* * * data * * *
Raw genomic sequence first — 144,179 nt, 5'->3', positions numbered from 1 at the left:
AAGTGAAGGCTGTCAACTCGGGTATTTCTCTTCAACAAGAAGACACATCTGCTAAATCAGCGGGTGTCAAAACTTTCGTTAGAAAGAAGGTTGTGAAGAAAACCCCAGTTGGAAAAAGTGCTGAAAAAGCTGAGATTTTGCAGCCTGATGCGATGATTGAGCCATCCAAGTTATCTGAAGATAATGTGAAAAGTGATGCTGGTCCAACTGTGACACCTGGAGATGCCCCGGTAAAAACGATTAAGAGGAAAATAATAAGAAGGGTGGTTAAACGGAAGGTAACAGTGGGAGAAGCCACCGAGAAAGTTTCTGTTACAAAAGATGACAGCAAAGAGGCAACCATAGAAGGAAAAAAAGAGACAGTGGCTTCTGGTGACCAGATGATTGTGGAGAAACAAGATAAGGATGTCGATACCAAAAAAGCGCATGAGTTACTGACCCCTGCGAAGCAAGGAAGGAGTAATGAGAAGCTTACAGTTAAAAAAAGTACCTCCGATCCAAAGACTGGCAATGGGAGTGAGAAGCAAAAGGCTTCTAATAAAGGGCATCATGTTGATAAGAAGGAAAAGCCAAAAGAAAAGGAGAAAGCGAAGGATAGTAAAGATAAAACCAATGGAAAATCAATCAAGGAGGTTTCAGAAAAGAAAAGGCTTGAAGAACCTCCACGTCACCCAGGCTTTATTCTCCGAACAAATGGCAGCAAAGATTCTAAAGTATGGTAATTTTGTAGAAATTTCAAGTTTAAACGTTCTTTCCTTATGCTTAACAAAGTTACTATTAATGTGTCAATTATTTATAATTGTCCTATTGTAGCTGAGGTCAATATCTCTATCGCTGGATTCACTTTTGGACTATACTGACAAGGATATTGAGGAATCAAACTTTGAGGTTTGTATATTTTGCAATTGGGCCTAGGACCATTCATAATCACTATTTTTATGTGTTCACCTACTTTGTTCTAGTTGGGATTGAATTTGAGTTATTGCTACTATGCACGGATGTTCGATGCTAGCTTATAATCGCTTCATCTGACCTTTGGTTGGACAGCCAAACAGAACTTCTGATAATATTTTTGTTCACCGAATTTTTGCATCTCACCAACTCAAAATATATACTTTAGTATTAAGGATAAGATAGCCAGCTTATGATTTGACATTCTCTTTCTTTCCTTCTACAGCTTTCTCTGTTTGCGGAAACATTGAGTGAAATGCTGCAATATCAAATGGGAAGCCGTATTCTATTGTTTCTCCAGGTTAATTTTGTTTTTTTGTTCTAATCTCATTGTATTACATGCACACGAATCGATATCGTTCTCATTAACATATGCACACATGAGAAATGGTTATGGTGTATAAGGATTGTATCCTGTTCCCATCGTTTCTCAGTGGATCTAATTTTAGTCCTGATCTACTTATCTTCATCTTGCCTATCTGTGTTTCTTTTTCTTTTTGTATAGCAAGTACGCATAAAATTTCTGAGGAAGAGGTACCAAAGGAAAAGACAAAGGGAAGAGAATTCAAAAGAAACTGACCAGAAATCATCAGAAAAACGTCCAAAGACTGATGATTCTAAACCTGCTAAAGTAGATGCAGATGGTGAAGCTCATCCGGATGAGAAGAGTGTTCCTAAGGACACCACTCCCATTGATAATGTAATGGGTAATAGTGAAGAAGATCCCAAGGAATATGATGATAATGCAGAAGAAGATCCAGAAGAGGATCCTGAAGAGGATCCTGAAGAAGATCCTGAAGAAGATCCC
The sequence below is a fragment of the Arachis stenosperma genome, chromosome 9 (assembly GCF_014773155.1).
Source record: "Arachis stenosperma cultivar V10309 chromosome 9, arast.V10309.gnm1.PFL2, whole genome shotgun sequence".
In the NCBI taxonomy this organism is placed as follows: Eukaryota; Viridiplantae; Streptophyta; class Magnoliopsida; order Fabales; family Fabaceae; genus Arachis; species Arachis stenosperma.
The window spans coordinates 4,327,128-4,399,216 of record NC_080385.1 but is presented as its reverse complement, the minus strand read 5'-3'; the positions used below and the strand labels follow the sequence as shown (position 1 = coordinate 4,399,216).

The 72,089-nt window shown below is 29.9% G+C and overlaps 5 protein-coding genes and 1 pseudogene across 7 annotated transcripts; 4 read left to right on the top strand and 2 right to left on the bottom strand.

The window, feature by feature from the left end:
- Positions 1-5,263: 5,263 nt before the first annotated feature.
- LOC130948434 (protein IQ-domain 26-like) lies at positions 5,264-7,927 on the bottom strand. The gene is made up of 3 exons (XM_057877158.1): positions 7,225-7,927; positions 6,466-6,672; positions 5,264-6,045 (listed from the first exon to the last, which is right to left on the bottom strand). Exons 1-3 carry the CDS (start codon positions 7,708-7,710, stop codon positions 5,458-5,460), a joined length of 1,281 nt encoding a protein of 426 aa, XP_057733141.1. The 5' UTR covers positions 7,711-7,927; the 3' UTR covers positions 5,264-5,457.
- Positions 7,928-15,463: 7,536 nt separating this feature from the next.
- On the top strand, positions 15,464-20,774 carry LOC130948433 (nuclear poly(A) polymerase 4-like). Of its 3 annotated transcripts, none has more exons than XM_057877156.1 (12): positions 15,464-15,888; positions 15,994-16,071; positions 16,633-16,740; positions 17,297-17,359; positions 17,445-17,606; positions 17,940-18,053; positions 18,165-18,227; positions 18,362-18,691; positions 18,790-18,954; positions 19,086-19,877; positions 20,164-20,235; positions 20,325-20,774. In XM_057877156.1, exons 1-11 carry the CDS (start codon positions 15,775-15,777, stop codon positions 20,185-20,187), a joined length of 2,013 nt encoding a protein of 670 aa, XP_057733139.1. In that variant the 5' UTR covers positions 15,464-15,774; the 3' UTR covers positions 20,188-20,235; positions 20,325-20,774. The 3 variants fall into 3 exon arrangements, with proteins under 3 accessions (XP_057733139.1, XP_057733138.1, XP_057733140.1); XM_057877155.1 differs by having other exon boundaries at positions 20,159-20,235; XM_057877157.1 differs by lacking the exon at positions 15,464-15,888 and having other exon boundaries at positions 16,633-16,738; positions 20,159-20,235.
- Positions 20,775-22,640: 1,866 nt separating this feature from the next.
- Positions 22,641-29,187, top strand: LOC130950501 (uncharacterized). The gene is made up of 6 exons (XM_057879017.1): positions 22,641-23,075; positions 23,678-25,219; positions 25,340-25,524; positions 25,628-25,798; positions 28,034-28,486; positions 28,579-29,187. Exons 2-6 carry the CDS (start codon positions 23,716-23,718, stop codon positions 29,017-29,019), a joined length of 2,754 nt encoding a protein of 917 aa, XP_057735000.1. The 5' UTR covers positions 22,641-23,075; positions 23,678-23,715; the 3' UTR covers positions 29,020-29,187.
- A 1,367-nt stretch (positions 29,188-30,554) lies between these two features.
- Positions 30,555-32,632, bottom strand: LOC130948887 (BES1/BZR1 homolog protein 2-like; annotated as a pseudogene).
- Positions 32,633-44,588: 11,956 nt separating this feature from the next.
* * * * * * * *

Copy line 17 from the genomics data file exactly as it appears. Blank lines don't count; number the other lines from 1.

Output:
- Positions 32,633-44,588: 11,956 nt separating this feature from the next.